• With: Sen. Tom Coburn, R-Okla.

    NEIL CAVUTO, HOST OF “YOUR WORLD”: A hearing just wrapping up looking at $24 billion in stimulus handouts going to suspected tax cheats.

    To the guy who held the hearing, probably one of the last great spending fighters we have in Washington, Oklahoma Republican Senator Tom Coburn.

    Senator, very good to have you.

    SEN. TOM COBURN, R-OKLA.: Hey, good to be with you, Neil.

    CAVUTO: This tax cheat thing, I guess it shouldn’t shock me, Senator, but it’s the latest example of money falling into the wrong hands -- the prison inmate thing, the kids getting it, dead folks getting Medicare checks and all.

    Now, I know people who support these programs say these are the exceptions, not the rule, but the more we spend, the bigger these exceptions. What’s really going on?

    COBURN: Well, we – what’s really going on is, we don’t have a system within the federal contracting procedures that would cause us to not give contracts to people who are tax cheats.

    Is it better than what it used to be? Of course. But it’s not where it needs to be. I mean, we actually had somebody tell us today, well, you don’t want to bar somebody that only owes $200. I don’t want to give the bureaucracy that decision power.

    If you can’t pay your taxes and you’re not smart enough to have a shortage on taxes that ought to keep you from getting federal contracts. We want efficient, well-run companies that know what their obligations are and meet them. And if they not meeting their federal tax liabilities, they’re certainly not going to meet their liabilities under the contract.

    Now, most of...

    (CROSSTALK)

    CAVUTO: I’m just wondering, though, Senator, whether we abuse it under both parties. I mean, you throw enough money at someone -- I mean, this, in defense, during the last administration -- it was the $1,000 hammer story and the rest.

    How does this and why does this keep happening?

    COBURN: Because you have people who are spending not their own money, somebody else’s. And it’s not as important.

    If you went out to contract, and you knew somebody was going to take an extra $1,000 from you, you were going to work -- you’re going to work on that to make sure you got the best deal you can get for you.

    And we have great contracting officers. We have a shortage of them, but we have great contracting officers, but we have all these rules and things that they have go through, rather than just some very simple things. You certify you don’t have any tax deals. We’re going to bounce it off the IRS. If they say you don’t, then you can have the contract.

    If they say, what you told us isn’t true, you’re going to jail for a felony false certification. We need to start acting like what we would expect out of our children, which is compliance and personal responsibility and accountability. And we just don’t do that.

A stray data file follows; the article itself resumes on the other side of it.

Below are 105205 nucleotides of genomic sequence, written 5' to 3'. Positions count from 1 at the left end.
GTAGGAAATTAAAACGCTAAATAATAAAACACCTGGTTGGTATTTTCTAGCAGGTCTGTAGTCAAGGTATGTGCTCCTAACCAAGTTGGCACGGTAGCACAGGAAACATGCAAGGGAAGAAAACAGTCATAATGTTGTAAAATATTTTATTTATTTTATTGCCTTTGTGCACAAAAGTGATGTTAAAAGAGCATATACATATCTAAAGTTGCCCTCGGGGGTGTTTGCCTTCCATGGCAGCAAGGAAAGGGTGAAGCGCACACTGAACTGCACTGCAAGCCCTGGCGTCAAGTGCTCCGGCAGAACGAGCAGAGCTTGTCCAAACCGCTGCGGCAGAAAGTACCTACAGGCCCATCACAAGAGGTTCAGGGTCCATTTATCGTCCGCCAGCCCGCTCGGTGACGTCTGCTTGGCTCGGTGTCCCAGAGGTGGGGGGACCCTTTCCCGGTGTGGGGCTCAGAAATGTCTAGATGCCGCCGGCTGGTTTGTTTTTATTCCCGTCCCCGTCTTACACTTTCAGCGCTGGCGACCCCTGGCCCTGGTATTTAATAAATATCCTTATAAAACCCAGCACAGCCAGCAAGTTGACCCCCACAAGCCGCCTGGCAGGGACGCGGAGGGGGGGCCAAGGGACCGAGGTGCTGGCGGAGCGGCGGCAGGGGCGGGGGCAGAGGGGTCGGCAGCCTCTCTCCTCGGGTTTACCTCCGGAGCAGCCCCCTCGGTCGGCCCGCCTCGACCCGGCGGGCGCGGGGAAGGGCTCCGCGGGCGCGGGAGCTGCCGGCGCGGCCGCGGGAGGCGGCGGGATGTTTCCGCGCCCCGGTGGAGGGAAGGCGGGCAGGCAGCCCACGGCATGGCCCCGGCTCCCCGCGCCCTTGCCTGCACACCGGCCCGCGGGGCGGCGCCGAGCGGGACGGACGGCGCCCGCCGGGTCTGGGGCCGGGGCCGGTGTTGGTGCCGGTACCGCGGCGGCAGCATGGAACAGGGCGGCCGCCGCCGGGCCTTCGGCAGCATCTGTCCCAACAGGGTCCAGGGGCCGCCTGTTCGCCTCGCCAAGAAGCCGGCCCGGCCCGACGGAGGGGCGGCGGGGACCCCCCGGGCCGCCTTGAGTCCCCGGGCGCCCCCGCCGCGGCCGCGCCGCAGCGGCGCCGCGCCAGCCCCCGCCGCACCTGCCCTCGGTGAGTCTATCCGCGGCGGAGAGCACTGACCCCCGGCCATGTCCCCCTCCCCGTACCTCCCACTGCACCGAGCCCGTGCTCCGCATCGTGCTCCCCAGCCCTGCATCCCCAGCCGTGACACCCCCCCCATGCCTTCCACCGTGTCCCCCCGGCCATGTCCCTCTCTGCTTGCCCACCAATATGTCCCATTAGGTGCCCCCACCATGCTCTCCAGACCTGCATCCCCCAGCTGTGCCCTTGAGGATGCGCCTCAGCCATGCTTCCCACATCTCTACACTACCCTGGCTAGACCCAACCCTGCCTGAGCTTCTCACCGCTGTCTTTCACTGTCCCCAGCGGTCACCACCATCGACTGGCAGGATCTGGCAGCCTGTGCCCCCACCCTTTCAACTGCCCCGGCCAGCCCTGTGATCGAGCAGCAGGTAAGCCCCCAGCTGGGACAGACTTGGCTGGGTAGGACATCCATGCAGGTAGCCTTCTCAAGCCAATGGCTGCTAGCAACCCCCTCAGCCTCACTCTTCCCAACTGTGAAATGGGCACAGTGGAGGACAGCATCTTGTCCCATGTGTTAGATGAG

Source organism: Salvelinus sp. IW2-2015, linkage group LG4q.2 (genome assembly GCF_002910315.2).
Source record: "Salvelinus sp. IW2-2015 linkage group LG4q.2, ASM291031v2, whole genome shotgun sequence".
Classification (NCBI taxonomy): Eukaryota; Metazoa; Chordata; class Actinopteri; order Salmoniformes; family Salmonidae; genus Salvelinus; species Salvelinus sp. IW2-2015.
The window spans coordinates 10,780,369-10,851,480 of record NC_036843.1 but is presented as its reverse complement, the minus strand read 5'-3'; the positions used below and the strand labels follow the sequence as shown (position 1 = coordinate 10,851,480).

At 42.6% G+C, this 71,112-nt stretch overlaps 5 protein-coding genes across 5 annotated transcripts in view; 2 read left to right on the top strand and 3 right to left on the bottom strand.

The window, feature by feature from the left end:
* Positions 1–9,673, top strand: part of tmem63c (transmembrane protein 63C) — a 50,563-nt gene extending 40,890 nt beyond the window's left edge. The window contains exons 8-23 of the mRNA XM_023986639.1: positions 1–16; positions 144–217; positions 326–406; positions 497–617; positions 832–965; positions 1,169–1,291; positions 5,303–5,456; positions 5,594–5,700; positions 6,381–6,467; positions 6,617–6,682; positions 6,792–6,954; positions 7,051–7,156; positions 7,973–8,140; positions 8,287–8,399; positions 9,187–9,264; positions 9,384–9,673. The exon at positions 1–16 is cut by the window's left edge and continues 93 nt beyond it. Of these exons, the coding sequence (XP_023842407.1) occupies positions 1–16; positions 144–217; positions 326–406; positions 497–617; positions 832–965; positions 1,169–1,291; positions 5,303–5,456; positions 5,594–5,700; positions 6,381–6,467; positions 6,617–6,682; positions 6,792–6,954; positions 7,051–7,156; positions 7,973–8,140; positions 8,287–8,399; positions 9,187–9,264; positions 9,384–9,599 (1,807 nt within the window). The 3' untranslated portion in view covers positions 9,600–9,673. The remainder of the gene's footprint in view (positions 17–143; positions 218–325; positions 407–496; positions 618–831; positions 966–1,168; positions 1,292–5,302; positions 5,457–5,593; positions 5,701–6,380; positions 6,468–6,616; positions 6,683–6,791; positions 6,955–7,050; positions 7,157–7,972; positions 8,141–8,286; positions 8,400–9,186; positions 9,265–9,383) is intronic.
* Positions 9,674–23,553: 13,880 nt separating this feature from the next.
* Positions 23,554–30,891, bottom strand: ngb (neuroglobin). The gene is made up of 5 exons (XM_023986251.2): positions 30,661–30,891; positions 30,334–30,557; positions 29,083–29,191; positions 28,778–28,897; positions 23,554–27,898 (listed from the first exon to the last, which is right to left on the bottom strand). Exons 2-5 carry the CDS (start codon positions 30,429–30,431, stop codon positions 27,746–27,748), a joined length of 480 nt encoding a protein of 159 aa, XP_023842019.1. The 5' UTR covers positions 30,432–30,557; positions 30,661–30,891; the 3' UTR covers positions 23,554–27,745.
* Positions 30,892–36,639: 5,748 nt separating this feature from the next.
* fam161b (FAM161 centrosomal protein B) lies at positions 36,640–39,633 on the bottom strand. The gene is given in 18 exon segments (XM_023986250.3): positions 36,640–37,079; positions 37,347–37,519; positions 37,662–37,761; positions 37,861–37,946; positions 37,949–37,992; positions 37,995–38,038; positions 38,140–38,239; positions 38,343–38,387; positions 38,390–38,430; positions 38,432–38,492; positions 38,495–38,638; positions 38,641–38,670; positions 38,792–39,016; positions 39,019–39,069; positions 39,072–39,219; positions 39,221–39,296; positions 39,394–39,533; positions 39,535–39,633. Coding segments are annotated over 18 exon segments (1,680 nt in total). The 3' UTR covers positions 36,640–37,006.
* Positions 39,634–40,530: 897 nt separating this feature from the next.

(CROSSTALK) CAVUTO: Well, it makes way too much sense, Senator, so it’s not going to go anywhere.

    So, I’m kidding.

    (CROSSTALK)

    CAVUTO: You were in this gang of six.

    COBURN: Well, we’re actually going to do a bipartisan bill to fix it.

    (CROSSTALK)

    CAVUTO: I understand you’re trying that. But you were also part of this bipartisan gang of six to fix spending. Then you got frustrated. Did you actually quit the gang? And was it over this Medicare issue? You wanted additional Medicare savings?

    COBURN: No, I -- I do want additional Medicare savings. I want us to actually pass a deal. I didn’t quit. I’m on sabbatical. I’m going to give them a good letting-alone for a while and see how things works.

    (CROSSTALK) CAVUTO: Well, what does that mean? So now there is a gang of five? What...

    (CROSSTALK) COBURN: Well, I don’t know. I’m not privy to what is going on right now, so I can’t tell you.

    I’m working on bringing to the American people $9 trillion worth of cuts that they can choose from. I think it takes $9 trillion over the next 10 to actually make us healthy. And we ought to be about doing that. But I am not about to embrace something that does not fix the problem.

    And there has been a lot of conjecture. I would say most people -- everybody in that group was trying to negotiate in good faith. They just couldn’t go where I needed them to go for me to put my credentials on the line to say this will actually fix the problem, because I don’t think it would have.

    CAVUTO: But, Senator, it wasn’t only Democrats who left you sort of at the aisle there.

    COBURN: Well, no, that’s not true, Neil.

    CAVUTO: But you were not getting a lot of support.

    Well, no, but when it came to Medicare savings out of your colleagues in the Senate, let’s say its fair to say that not nearly the same gusto as among your House colleagues.

    COBURN: Well, but here’s the question. Is there anybody in America who knows what our financial situation is that thinks Medicare is going to be the same five years from now as it is today? The answer is it’s a financial impossibility. So, if in fact we have that as a truism, we ought to be about fixing it now. And that means creating more personal responsibility, getting more fraud out of Medicare, fixing the payment system.

    CAVUTO: So, fine, but when Scott Brown, your colleague, comes out the gate saying the Ryan plan isn’t his cup of tea, for whatever reason, and the Senate itself, as a group of Republicans, do not want to address Medicare immediately...

    COBURN: Oh, I think you’re going to see it.

    (CROSSTALK)

    CAVUTO: Well, you tell me.

    (CROSSTALK) CAVUTO: Allay me of my pessimism.